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Project description

The Development of a Marking Method for Assessing Field Survival and Dispersal of Aphytis melinus and Other Augmentative Biological Control Agents. (99FE024)
Program UC IPM competitive research grants program
J.G. Morse, Entomology, UC Riverside
R.F. Luck, Entomology, UC Riverside
Host/habitat Citrus
Pest California Red Scale Aonidiella aurantii; Yellow Scale Aonidiella citrina
Discipline Entomology
Aphytis melinus; parasitoids
Applied Field Ecology
Start year (duration)  1999 (Two Years)
Objectives Develop a method for marking and identifying field-released parasitoids.

Develop field collection and sampling methods to recapture marked natural enemies.

Test suitability of marking and collection methods for evaluating survival and dispersal of insectary reared parasitoids following field release.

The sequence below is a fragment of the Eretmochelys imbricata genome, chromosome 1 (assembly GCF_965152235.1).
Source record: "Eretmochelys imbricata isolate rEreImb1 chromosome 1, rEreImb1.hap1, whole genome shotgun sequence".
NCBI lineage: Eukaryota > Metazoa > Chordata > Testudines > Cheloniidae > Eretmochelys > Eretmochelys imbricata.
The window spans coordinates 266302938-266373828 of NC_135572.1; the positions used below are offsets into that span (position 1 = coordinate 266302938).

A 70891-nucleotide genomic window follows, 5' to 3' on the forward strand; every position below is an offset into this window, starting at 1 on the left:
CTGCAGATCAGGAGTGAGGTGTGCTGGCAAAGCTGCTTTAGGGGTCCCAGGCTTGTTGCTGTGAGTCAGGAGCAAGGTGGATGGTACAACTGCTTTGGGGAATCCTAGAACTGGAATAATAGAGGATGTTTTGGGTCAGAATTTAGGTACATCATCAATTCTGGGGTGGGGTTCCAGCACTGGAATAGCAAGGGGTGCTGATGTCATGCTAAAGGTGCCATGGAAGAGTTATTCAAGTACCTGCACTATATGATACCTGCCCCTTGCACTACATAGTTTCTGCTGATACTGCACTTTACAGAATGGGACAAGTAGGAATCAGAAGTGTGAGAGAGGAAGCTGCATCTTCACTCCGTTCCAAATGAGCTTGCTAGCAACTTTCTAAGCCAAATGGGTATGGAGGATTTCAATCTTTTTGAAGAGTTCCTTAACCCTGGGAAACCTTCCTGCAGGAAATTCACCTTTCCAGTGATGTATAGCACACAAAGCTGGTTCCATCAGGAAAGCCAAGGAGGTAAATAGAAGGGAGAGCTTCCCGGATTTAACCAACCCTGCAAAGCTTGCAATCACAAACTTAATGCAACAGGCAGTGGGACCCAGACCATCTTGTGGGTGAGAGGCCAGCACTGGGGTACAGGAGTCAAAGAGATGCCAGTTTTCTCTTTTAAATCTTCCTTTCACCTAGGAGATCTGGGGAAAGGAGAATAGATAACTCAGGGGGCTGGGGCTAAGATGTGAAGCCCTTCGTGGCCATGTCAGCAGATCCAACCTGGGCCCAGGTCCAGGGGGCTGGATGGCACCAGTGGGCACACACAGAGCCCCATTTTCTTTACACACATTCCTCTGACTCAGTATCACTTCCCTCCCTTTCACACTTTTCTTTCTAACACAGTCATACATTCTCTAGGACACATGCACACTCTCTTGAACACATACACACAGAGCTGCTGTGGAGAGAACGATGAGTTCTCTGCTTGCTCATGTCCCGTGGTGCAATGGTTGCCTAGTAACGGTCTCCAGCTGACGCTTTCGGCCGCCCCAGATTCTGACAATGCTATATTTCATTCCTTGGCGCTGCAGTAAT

Final report We have adapted and implemented a method to mark Aphytis melinus, a hymenopterous parasitoid of California red scale and yellow scale, with immunuglobulin proteins. To apply the marker, we expose the parasitoids to a fog of an aqueous solution of the protein. Detection of the marker is accomplished by means of enzyme-linked-immunosorbent-assay (ELISA). According to our tests, the marking method has negligible effects on survival and activity of the insects. We also developed traps to catch large numbers of A. melinus in the field (citrus orchards) with minimal labor. Traps consist of red scale-infested lemons as baits and oil covered yellow cards. The red scale-infested fruit evidentially emit volatiles attracting female Aphytis which subsequently become trapped in the oil on the yellow cards. With the goal of using the above marking and trapping methods for evaluation of parasitoid field survival and dispersal relating those to laboratory-assessed quality traits, we had to develop additional procedures: to estimate the numbers of live parasitoids in large batches (up to 100,000 wasps) as delivered by insectaries, we first separate live and dead parasitoids by releasing them in the center of an arena. Heating up the release area to 40°C (104°F) stimulates the live insects to move into the cooler parts of the arena whereas the dead ones remain in the warm center. Numbers are estimated by spreading the insects out on a background of contrasting color and taking digital photographs. Using image-scanning computer software, we automatically count the numbers of objects (insects) in the picture. We also developed tests to assess walking and flight activity of the parasitoids. The developed techniques can be used to obtain indicators of biological control of red scale and yellow scale by Aphytis. The trapping method can be used to evaluate the activity and population of Aphytis in specific orchards. Live-dead separation, counting, and flight- and walking-tests can be used to evaluate the quality of biological control agents received from the insectaries. We are in the process of testing the mark-recapture methods to evaluate field survival and dispersal of insectary reared Aphytis and how these attributes are related to the laboratory assessed flight and walking performance, and the size of the parasitoids.

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